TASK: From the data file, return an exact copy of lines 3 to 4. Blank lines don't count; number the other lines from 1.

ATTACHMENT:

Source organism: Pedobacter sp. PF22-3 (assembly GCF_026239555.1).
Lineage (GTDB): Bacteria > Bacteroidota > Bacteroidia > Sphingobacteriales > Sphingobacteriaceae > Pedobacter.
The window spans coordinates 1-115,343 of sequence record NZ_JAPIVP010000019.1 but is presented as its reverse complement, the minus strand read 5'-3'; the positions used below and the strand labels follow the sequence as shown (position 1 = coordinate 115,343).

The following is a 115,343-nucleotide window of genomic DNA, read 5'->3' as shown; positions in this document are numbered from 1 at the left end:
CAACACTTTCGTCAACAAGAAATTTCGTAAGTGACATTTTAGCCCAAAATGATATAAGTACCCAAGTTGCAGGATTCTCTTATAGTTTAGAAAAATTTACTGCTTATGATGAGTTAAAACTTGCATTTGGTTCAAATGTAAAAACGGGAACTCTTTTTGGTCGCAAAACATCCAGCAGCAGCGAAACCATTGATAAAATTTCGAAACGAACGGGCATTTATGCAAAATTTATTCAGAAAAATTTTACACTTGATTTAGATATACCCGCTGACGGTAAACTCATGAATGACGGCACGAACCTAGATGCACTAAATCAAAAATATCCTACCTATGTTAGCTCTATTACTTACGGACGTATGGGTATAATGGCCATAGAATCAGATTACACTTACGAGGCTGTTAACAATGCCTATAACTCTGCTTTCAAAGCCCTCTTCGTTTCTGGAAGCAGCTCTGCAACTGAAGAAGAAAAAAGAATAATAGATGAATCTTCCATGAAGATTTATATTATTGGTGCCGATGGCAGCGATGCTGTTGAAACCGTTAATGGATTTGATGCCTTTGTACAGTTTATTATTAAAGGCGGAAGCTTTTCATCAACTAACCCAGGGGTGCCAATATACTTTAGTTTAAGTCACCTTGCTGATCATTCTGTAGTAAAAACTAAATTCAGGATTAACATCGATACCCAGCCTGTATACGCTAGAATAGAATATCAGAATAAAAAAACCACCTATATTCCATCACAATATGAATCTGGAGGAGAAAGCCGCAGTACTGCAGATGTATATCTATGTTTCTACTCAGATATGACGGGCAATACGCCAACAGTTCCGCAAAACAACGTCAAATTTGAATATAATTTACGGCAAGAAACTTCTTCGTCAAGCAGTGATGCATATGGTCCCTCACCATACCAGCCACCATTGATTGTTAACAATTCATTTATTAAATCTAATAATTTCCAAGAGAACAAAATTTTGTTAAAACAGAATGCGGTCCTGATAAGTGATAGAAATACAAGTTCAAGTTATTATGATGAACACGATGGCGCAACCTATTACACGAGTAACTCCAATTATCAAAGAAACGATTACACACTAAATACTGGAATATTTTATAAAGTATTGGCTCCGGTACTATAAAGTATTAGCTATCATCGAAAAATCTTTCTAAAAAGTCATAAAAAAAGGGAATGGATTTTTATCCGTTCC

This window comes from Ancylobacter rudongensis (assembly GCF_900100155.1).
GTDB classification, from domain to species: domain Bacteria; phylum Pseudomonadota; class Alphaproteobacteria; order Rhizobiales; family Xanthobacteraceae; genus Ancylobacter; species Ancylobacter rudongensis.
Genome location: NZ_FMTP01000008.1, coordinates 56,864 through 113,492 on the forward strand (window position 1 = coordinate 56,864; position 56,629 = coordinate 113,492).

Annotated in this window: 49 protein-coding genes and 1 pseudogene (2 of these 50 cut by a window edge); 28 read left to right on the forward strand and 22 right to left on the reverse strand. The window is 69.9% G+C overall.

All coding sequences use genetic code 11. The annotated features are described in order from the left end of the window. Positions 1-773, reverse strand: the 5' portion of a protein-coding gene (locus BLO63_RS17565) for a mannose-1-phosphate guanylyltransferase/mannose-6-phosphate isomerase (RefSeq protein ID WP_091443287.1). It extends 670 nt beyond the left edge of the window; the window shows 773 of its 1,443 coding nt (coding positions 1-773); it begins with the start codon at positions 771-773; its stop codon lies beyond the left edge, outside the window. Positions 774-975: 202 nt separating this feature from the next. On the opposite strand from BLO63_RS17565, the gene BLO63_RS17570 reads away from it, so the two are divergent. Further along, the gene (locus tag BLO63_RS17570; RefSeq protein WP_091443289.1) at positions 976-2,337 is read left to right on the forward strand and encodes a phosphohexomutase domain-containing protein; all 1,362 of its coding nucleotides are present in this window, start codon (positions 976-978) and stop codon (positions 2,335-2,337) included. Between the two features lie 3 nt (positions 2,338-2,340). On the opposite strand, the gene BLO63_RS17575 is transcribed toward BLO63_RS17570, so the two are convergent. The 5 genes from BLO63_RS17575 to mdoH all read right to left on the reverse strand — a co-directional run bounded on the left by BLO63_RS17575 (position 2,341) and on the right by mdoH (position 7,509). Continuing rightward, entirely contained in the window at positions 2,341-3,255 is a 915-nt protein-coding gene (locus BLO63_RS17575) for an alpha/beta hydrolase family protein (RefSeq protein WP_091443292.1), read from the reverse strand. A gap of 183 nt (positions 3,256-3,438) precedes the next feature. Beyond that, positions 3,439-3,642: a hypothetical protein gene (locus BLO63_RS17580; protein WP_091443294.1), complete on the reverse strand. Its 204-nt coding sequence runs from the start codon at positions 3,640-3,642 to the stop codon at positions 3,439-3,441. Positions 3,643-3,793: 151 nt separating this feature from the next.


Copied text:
The window spans coordinates 1-115,343 of sequence record NZ_JAPIVP010000019.1 but is presented as its reverse complement, the minus strand read 5'-3'; the positions used below and the strand labels follow the sequence as shown (position 1 = coordinate 115,343).

The following is a 115,343-nucleotide window of genomic DNA, read 5'->3' as shown; positions in this document are numbered from 1 at the left end: